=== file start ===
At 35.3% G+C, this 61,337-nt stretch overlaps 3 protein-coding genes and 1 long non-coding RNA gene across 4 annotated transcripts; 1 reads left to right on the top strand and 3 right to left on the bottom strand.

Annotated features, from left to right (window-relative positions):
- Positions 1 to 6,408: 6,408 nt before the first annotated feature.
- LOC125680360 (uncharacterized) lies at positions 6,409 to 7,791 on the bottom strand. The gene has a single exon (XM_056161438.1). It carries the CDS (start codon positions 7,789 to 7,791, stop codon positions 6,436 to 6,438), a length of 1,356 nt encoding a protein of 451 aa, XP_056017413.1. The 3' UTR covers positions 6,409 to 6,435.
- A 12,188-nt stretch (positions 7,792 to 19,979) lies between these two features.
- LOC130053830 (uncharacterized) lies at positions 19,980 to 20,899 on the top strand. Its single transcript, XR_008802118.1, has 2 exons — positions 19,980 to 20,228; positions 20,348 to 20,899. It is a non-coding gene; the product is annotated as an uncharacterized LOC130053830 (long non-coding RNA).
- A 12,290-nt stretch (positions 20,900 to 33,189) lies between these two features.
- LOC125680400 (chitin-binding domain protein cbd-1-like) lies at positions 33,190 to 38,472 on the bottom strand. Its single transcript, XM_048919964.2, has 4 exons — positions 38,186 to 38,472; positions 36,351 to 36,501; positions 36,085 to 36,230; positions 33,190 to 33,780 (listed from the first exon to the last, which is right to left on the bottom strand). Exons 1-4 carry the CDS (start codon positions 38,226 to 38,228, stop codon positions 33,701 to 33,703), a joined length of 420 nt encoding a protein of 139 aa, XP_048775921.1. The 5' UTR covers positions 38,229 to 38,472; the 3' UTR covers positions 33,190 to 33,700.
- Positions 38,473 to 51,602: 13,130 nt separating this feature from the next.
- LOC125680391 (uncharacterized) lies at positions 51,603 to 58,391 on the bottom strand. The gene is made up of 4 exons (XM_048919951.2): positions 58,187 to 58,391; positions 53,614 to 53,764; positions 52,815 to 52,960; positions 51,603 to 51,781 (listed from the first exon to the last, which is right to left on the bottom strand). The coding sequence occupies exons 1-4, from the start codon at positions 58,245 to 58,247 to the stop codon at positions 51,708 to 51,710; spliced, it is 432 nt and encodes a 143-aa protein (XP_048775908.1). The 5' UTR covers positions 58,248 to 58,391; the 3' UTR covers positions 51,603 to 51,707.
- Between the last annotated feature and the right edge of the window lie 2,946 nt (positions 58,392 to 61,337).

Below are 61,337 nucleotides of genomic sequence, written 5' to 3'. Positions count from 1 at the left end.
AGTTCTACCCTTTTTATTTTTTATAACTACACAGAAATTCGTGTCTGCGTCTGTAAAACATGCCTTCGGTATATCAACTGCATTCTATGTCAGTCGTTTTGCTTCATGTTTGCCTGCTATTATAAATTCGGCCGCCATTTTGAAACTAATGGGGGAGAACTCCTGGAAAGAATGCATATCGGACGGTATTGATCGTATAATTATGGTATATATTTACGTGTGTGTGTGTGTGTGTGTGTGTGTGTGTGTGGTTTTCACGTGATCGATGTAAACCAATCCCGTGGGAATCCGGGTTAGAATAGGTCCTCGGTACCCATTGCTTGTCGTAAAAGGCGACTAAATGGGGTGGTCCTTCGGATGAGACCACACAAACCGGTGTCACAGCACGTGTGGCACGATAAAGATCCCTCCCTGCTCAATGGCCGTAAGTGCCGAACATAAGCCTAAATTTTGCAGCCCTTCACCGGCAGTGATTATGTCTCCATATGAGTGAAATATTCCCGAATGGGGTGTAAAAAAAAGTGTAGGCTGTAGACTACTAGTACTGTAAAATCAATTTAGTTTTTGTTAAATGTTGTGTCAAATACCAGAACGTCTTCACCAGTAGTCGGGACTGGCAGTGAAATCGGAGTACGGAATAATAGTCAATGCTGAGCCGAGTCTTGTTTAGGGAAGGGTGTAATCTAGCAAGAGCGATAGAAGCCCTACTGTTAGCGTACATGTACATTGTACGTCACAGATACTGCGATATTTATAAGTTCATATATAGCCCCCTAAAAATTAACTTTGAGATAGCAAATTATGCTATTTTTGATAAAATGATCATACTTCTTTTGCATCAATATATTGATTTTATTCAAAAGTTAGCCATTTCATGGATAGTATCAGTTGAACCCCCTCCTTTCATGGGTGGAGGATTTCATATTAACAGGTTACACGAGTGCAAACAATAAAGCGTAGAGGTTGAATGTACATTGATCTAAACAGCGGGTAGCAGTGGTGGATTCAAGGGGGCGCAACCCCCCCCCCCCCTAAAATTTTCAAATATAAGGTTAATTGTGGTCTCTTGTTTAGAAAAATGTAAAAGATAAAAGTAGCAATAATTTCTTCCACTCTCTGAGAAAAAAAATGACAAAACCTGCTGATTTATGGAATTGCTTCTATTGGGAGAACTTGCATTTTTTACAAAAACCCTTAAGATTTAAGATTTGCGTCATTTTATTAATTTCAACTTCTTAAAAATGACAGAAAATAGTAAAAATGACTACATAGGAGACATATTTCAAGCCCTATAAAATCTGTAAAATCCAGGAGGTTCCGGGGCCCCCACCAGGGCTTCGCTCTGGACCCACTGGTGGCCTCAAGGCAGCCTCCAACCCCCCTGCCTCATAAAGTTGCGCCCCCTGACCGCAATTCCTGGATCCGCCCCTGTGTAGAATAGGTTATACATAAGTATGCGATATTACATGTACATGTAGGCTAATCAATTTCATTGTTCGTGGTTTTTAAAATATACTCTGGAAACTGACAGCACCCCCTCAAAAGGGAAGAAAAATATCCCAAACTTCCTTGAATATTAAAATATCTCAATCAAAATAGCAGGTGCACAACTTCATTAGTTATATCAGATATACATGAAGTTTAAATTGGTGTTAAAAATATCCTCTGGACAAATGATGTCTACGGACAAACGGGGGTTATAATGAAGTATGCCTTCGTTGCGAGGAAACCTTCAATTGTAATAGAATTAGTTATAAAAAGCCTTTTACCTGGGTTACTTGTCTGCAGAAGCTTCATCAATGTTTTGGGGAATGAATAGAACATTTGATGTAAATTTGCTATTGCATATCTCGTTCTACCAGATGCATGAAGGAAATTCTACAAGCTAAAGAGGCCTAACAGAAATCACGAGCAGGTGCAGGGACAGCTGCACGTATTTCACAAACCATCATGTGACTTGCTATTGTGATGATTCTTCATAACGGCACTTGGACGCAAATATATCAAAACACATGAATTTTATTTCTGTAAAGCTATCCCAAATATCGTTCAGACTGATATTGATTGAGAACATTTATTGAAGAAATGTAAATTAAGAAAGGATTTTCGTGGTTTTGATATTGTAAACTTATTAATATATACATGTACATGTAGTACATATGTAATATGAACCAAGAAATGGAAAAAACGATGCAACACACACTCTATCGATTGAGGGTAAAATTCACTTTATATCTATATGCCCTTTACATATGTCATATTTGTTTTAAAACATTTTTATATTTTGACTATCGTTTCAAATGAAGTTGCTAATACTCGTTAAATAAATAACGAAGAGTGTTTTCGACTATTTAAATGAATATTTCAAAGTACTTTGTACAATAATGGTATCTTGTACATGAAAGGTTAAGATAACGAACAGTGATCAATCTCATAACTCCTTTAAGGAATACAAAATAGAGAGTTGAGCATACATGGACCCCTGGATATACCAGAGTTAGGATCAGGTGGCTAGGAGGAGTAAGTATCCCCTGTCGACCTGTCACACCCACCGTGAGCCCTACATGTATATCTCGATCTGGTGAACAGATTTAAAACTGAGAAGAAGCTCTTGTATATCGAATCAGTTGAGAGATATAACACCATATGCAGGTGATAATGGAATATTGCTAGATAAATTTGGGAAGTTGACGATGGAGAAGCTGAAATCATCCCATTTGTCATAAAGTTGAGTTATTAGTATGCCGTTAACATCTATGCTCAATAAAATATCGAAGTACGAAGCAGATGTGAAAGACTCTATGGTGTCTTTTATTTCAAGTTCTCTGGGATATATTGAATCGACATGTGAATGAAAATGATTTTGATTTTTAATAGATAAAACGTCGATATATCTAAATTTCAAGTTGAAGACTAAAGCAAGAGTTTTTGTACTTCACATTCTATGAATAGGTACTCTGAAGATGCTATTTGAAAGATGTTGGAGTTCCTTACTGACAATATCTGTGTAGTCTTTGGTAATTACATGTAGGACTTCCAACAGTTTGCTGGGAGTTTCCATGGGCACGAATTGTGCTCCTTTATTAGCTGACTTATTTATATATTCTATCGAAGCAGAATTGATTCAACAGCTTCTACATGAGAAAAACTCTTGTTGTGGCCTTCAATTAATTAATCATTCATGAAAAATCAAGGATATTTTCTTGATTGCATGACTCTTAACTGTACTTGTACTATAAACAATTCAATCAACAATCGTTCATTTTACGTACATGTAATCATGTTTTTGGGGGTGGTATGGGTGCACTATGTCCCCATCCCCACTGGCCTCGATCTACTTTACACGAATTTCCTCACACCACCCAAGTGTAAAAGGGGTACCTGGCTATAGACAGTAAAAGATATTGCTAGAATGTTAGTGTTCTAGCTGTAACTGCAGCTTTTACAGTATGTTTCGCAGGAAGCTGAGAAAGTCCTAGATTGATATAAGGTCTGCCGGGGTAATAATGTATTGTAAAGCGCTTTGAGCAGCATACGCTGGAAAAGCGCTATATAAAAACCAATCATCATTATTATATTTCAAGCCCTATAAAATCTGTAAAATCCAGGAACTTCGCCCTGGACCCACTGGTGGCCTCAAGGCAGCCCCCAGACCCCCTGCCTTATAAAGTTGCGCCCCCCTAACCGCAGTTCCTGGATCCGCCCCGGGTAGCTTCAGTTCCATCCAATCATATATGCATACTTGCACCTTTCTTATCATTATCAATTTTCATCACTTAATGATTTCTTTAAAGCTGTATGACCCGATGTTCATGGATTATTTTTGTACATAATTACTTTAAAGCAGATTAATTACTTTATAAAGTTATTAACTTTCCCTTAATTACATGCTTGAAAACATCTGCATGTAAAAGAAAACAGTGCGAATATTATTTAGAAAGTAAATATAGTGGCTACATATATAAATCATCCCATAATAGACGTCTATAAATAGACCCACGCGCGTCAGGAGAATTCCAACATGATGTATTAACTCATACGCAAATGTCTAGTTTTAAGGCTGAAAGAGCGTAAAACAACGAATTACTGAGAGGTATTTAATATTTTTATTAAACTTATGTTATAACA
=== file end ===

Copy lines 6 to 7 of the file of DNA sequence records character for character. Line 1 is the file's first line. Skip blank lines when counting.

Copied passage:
- LOC130053830 (uncharacterized) lies at positions 19,980 to 20,899 on the top strand. Its single transcript, XR_008802118.1, has 2 exons — positions 19,980 to 20,228; positions 20,348 to 20,899. It is a non-coding gene; the product is annotated as an uncharacterized LOC130053830 (long non-coding RNA).
- A 12,290-nt stretch (positions 20,900 to 33,189) lies between these two features.